In 2020, Aanya Patel, a student at Hillsborough High School, launched a nonprofit focused on alleviating period poverty.
In less than two years, she said, her Global Girls Initiative — powered by a GoFundMe campaign and individual and corporate donations — has donated 250,000 menstrual hygiene products to local schools, domestic violence shelters and other community organizations.
Her work also has resulted in a change in her school district. Starting this summer, Hillsborough County Public Schools workers will install menstrual pad dispensers in the bathrooms of high schools where at least 40% of students come from low-income families.
Patel, 16, is finishing her junior year, and though she’s never lacked access to period supplies, she said it’s important to focus her efforts on her peers.
“Growing up without period products can really affect confidence levels, your physical and mental health, your ability to participate in sports and get an education,” she said this week, ahead of Saturday, which is internationally recognized as Menstrual Hygiene Day.
More than a third of those menstruating missed school, work or appointments because they lacked items such as pads or tampons, according to a study commissioned last year by U by Kotex. Most who went without said they couldn’t afford products, and a quarter of those surveyed said the pandemic made it harder for them to obtain products. Nearly a quarter of Black and Hispanic women said they had trouble affording period products. Those numbers marked increases from a similar 2018 survey.
When Patel made her first donation to the school district, she found that schools wouldn’t allow products in the bathrooms, she said. Students had to go to the nurse’s office — a requirement that could expose kids to embarrassment or bullying, said Karen Perez, a Hillsborough County School Board member.
Perez saw period poverty during her career as a social worker: in families that couldn’t afford food or an electrical bill, she said, girls were using toilet paper or old rags, “the same thing they end up doing in third-world countries.” When she ran for office, she was struck by how little funding the district provided for students facing period poverty.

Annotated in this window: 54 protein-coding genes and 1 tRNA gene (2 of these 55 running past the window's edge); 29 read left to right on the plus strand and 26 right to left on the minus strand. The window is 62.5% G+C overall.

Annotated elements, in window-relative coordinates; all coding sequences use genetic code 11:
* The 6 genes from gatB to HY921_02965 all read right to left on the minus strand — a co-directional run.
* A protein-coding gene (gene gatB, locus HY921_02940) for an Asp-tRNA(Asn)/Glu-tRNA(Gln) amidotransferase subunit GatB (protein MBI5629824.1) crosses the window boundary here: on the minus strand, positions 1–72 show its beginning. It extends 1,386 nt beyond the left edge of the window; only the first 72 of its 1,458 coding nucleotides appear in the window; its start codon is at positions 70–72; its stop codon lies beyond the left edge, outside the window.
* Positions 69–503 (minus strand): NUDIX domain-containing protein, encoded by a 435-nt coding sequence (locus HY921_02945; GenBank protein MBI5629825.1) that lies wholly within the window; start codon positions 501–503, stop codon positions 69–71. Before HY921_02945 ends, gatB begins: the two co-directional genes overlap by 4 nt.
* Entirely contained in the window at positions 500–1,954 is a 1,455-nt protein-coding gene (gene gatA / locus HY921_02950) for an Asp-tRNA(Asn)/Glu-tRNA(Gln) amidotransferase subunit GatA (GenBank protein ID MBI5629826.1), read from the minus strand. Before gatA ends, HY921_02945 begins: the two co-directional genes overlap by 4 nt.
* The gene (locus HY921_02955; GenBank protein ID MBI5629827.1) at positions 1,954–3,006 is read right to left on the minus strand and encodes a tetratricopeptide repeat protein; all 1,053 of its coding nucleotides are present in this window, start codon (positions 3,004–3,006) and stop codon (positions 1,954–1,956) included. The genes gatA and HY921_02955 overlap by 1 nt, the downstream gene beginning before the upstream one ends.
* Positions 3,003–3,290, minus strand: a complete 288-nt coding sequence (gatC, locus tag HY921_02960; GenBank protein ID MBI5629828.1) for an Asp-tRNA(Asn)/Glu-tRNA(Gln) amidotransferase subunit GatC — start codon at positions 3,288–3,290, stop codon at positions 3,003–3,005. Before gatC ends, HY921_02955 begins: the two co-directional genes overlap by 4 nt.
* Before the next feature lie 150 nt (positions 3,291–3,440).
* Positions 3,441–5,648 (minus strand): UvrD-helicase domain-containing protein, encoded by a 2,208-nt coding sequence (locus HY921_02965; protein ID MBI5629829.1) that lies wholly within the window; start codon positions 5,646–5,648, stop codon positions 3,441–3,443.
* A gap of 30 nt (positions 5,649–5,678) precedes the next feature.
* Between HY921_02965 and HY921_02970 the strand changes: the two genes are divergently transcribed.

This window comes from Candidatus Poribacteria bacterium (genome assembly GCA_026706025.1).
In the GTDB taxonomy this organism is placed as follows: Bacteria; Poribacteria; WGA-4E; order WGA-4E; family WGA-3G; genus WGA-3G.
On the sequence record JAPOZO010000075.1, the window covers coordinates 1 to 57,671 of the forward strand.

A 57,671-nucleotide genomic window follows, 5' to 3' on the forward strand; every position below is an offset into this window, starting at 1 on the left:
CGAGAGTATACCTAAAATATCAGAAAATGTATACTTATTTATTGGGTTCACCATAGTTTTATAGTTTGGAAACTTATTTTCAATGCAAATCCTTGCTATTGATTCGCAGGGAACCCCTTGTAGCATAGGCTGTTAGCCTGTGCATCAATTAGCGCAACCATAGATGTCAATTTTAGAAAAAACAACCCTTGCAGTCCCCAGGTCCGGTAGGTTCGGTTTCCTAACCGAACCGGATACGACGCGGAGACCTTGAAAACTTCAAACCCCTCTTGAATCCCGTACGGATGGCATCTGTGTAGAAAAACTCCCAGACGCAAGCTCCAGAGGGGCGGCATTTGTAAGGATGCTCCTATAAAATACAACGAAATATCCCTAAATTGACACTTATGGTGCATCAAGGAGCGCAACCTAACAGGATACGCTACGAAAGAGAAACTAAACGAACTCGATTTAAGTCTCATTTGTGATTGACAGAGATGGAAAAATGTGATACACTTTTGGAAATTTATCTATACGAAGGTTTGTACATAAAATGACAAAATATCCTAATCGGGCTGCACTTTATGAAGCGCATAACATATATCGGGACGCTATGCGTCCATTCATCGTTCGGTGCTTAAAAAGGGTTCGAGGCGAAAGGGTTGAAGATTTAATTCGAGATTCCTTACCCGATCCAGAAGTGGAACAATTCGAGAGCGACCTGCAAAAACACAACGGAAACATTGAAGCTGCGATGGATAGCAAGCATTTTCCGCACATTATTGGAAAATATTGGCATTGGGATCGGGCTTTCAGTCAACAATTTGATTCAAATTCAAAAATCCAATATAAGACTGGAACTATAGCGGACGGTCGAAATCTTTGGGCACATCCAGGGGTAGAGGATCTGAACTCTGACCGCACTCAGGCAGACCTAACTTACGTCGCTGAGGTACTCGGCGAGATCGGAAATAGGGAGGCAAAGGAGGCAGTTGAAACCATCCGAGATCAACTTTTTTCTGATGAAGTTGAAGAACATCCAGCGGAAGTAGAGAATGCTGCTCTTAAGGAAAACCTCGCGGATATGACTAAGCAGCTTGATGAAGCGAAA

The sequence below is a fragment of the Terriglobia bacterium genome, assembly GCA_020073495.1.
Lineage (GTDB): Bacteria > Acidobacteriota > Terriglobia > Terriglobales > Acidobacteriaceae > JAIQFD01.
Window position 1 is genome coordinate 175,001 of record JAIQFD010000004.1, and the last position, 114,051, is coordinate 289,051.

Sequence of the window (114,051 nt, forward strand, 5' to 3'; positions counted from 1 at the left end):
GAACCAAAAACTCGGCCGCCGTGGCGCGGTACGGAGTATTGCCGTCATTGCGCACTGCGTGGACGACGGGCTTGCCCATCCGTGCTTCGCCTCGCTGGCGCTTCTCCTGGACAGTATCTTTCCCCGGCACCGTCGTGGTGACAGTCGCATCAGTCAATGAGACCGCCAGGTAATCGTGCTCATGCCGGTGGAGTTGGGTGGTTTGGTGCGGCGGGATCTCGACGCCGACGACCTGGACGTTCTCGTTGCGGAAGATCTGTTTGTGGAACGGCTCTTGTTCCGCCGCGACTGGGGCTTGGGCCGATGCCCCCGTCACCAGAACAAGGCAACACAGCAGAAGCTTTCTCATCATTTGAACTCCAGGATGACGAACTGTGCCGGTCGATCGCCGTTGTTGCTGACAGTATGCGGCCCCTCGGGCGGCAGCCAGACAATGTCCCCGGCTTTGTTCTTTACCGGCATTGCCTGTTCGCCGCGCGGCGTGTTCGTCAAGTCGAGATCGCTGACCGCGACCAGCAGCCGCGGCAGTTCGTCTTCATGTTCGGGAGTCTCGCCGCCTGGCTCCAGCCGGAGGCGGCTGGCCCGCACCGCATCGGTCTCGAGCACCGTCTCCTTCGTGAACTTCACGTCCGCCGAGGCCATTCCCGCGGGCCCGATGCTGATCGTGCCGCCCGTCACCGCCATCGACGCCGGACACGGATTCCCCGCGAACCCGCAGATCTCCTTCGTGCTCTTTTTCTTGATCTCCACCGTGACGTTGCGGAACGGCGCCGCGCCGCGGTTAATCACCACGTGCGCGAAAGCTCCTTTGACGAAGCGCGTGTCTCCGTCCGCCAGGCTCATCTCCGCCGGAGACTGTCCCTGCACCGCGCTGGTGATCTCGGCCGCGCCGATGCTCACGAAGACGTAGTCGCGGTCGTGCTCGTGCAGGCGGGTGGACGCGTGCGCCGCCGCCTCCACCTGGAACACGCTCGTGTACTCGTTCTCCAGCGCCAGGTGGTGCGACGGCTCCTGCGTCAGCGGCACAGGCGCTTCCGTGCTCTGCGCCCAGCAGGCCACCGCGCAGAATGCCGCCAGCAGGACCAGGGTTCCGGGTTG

“If you want a child in a seat at the school,” Perez said, “you have to make some adjustments in our budget to be able to assist for that child to remain in that seat.”
Patel has received grants for the new dispensers, along with material donations from Procter & Gamble and local printing firm OAI Corp. Perez said she hopes the presence of menstrual supplies normalizes them as a hygienic asset for students, no different from paper towels or soap. Should the dispensers prove useful, Perez and Patel said, the district will work to expand the program to other high schools and middle schools.
Patel hopes her nonprofit’s reach grows. Though she’s focused on Hillsborough for now, she’s considered moving into Pasco and Pinellas counties. She plans to bring the work with her to college, wherever that may be. (For now, her mother, Rina, is the nonprofit’s president.)
And she noted an interest in legislative efforts that would ensconce students’ access to period supplies. A bill that would have required Florida schools to provide free menstrual supplies in nurses’ offices died in committee this year. New York Democratic Rep. Grace Meng introduced the Menstrual Equity for All Act to Congress last year in an effort to expand access, but Congress has taken no action on it.
Patel said she wants her work to stand as an example to other teens looking to make a difference.
“It honestly just started as a GoFundMe where I was going to reach out to friends and family,” she said. “I wasn’t sure if I was going to break even 1,000 pads.”